Modoc County moved Friday to reopen hair salons, churches, restaurants and the county's only movie theater. There haven't been any confirmed cases of COVID-19 among 9,000 residents, but the reopening came with strict social distancing limits. Businesses could only have half the patrons, and customers must stay 6 feet (1.8 meters) apart.
The county is an outlier in every sense of the word. It is tucked into the far northeast near the Oregon border, hundreds of miles from the capitol of Sacramento and even further politically from the Democrat-controlled state; it's a place where seven in 10 voted for Donald Trump in 2016.
At the Brass Rail in Alturas, two neon signs beamed "OPEN" and about a dozen customers were at the bar - the only portion of the Basque restaurant open so far. After a six-week shutdown, people were eager to be back among friends and neighbors.
"It's been a long haul. We're a small community," owner Jodie Larranga said. "It's not that we've been given permission, we've just had a belly full. People are fed up."
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Residents were putting their faith in local officials, not the state.
"Tex would never say it's OK to be out in public if he didn't truly feel it in his heart," said Amber McCandles, 41, referring to Sheriff Tex Dowdy. He "has done a great job keeping us healthy. He shut the town down and kept us isolated, in quarantine, and kept us COVID-free."
Local officials stressed the reopening followed Newsom's phased plan to reopen the whole state, albeit earlier than he has approved.
"Our residents were moving forward with or without us," Heather Hardwick, deputy director of emergency services, said in an email, adding that residents needed guidelines to do it safely.
At Country Hearth Restaurant and Bakery in the small town of Cedarville, manager Janet Irene served up breakfast orders of biscuits and gravy, sausage, hash browns, omelettes and chicken fried steak.
Irene said she's been following "the guiding light" of county officials in keeping the small eatery she's run for 35 years closed except for takeout during the lockdown and was relieved to welcome folks back inside.
"People were constantly asking to be able to sit in the restaurant, and it was really, really difficult during this time to deny that," she said. "It's like the hardest thing I've ever done in my life, because part of that time we had inclement weather, rain and - no snow - but cold outside."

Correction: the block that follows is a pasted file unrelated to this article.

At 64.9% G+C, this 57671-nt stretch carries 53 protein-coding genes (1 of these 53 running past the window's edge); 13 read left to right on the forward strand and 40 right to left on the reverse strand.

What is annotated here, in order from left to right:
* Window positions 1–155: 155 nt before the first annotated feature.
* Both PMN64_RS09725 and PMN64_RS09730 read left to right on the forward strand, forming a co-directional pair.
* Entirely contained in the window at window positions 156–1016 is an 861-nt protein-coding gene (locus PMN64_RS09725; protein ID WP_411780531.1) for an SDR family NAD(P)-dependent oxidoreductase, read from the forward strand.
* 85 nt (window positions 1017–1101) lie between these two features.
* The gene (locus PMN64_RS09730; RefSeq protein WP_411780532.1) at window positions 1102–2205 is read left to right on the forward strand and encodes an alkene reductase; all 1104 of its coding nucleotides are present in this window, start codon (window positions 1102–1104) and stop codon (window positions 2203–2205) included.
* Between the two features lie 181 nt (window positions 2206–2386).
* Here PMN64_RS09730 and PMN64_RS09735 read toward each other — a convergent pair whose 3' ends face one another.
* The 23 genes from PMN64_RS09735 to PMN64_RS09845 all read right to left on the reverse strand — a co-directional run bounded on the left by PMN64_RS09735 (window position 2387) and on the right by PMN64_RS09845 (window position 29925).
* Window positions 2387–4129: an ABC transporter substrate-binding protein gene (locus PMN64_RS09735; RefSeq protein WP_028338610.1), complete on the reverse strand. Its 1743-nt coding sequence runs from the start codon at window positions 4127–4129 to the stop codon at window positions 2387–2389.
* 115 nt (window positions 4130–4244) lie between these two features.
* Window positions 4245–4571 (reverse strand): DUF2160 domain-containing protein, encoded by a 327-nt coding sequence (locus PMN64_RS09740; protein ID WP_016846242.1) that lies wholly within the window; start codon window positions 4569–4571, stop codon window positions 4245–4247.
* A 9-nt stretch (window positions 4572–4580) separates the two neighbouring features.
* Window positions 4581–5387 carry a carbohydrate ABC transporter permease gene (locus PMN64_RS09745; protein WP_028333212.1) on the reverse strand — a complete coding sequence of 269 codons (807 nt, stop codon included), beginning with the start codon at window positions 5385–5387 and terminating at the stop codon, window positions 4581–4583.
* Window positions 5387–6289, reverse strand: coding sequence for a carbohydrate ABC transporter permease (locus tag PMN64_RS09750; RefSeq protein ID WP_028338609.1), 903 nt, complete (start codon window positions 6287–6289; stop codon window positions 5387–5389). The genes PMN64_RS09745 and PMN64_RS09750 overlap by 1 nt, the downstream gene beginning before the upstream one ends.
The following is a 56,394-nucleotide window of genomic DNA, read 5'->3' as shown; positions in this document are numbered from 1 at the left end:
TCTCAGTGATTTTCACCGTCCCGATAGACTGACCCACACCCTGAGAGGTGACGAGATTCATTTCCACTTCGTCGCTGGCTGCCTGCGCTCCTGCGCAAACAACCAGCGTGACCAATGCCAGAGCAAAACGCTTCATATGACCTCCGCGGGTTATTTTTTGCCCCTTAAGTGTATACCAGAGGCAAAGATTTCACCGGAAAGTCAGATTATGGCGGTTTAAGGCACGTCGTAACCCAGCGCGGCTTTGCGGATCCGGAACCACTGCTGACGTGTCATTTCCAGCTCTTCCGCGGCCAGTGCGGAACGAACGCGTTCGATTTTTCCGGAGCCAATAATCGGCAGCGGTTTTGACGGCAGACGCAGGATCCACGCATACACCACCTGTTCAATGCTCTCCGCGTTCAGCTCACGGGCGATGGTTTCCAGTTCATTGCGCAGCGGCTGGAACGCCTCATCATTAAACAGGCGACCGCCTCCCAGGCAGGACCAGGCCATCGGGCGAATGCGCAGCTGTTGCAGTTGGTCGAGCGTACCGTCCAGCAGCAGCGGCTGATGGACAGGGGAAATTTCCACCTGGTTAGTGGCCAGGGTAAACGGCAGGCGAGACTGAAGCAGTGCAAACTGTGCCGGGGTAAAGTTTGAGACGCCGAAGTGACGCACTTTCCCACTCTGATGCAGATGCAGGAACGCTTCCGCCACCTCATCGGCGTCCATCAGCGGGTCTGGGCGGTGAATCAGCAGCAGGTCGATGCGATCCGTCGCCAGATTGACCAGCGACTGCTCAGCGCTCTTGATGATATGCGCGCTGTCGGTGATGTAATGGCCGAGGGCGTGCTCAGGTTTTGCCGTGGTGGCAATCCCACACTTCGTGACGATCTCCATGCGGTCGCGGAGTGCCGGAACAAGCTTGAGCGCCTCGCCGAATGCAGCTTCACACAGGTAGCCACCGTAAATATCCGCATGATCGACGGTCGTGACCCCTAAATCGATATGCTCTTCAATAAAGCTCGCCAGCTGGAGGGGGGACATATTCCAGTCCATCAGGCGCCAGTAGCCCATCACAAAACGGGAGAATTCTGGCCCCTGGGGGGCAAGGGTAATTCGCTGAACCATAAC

Irene agreed that it was difficult for a law-respecting person to figure out what should be done when different levels of government are giving out different instructions.
Newsom has declined to address Modoc County's move directly and has not responded to a demand from six other rural Northern California counties to also be allowed to reopen.
He said Friday during his daily coronavirus briefing that he is paying attention to their pleas.
"I'm looking forward to answering your call, addressing your anxiety," he said, adding: "We're not turning our back to those concerns."
California is hardly the only state where restrictions designed to slow the spread of the coronavirus have been met with recalcitrance.
On Thursday, the New Mexico Supreme Court ordered the mayor of the small city of Grants to comply with a statewide public health order and stop nonessential businesses from reopening. Martin "Modey" Hicks moved to let his city's businesses open despite rising New Mexico COVID-19 cases. One local business, a pawn shop, was notified of a possible $60,000 fine for remaining open.
In Arizona, warnings from police and health officials didn't stop Debbie Thompson from serving food Friday inside her small-town Horseshoe Café in Wickenburg, a town of 6,300 people west of Phoenix.
Thompson, 65, said her restaurant can't survive on only carry-out orders until the restrictions expire in two weeks.
"They have just told me that I have to shut down. I am not. They will have to arrest me," Thompson declared to the cheers and applause from several seated customers.
Though she was not arrested, Thompson later received a call from the state Department of Health Services telling her to stop violating Gov. Doug Ducey's stay-at-home order that's designed to stem the spread of the coronavirus.
In Maine, more than 100 people - virtually none wearing the required masks - gathered Friday to dine at the Sunday River Brewing Co. in violation of executive orders by Gov. Janet Mills, which bars restaurants from offering inside seating until June 1.
The restaurant is in Oxford County, where there have been only 15 virus cases and no deaths.
Owner Rick Savage was undeterred after the health department took away his food license Friday evening. That meant an automatic liquor license revocation, as well.
"They're going to give me fine after fine after fine. I don't care," he told The Associated Press. "I'm defying the order and staying open."
However, a post late Friday on the Sunday River Brewing Company's Facebook page said the restaurant was closed. Savage said Saturday he would be consulting with his attorney on Monday about the status of his federal license for making beer and if that license is not affected, he planned to reopen.
"It's only for a couple of days," Savage said.
In Louisiana, LaSalle Parish in central Louisiana and East Feliciana Parish near Baton Rouge were bucking the governor's continued coronavirus order by letting churches and other establishments open their doors to more people Friday.